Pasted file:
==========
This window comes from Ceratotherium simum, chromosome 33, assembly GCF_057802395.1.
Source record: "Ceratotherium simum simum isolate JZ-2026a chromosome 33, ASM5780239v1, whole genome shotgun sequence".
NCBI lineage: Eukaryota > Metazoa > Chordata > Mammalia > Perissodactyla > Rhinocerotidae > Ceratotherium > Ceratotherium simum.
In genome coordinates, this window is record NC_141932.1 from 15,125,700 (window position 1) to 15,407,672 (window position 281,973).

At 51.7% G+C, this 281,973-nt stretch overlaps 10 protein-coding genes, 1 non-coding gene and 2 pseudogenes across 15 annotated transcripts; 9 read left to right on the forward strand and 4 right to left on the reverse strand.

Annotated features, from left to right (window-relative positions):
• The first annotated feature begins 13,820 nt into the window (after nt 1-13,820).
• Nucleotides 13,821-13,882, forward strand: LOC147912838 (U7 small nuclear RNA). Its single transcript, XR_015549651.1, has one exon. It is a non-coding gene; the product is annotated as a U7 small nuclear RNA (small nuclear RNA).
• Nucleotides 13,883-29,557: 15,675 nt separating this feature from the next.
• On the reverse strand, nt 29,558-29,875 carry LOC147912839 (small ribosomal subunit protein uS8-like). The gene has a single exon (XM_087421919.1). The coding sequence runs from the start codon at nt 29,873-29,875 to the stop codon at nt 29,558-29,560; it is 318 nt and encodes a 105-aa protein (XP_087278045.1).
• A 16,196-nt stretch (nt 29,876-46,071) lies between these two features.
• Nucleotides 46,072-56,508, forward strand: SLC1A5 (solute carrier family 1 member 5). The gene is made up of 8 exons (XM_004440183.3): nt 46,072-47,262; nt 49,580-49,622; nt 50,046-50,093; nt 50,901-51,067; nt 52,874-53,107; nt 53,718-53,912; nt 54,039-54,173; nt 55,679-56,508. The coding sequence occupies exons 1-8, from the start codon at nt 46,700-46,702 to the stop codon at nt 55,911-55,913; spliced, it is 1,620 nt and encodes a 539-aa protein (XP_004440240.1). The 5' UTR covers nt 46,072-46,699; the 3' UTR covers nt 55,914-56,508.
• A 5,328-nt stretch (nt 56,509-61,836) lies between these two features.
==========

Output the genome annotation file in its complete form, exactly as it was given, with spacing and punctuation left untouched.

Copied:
This window comes from Ceratotherium simum, chromosome 33, assembly GCF_057802395.1.
Source record: "Ceratotherium simum simum isolate JZ-2026a chromosome 33, ASM5780239v1, whole genome shotgun sequence".
NCBI lineage: Eukaryota > Metazoa > Chordata > Mammalia > Perissodactyla > Rhinocerotidae > Ceratotherium > Ceratotherium simum.
In genome coordinates, this window is record NC_141932.1 from 15,125,700 (window position 1) to 15,407,672 (window position 281,973).

At 51.7% G+C, this 281,973-nt stretch overlaps 10 protein-coding genes, 1 non-coding gene and 2 pseudogenes across 15 annotated transcripts; 9 read left to right on the forward strand and 4 right to left on the reverse strand.

Annotated features, from left to right (window-relative positions):
• The first annotated feature begins 13,820 nt into the window (after nt 1-13,820).
• Nucleotides 13,821-13,882, forward strand: LOC147912838 (U7 small nuclear RNA). Its single transcript, XR_015549651.1, has one exon. It is a non-coding gene; the product is annotated as a U7 small nuclear RNA (small nuclear RNA).
• Nucleotides 13,883-29,557: 15,675 nt separating this feature from the next.
• On the reverse strand, nt 29,558-29,875 carry LOC147912839 (small ribosomal subunit protein uS8-like). The gene has a single exon (XM_087421919.1). The coding sequence runs from the start codon at nt 29,873-29,875 to the stop codon at nt 29,558-29,560; it is 318 nt and encodes a 105-aa protein (XP_087278045.1).
• A 16,196-nt stretch (nt 29,876-46,071) lies between these two features.
• Nucleotides 46,072-56,508, forward strand: SLC1A5 (solute carrier family 1 member 5). The gene is made up of 8 exons (XM_004440183.3): nt 46,072-47,262; nt 49,580-49,622; nt 50,046-50,093; nt 50,901-51,067; nt 52,874-53,107; nt 53,718-53,912; nt 54,039-54,173; nt 55,679-56,508. The coding sequence occupies exons 1-8, from the start codon at nt 46,700-46,702 to the stop codon at nt 55,911-55,913; spliced, it is 1,620 nt and encodes a 539-aa protein (XP_004440240.1). The 5' UTR covers nt 46,072-46,699; the 3' UTR covers nt 55,914-56,508.
• A 5,328-nt stretch (nt 56,509-61,836) lies between these two features.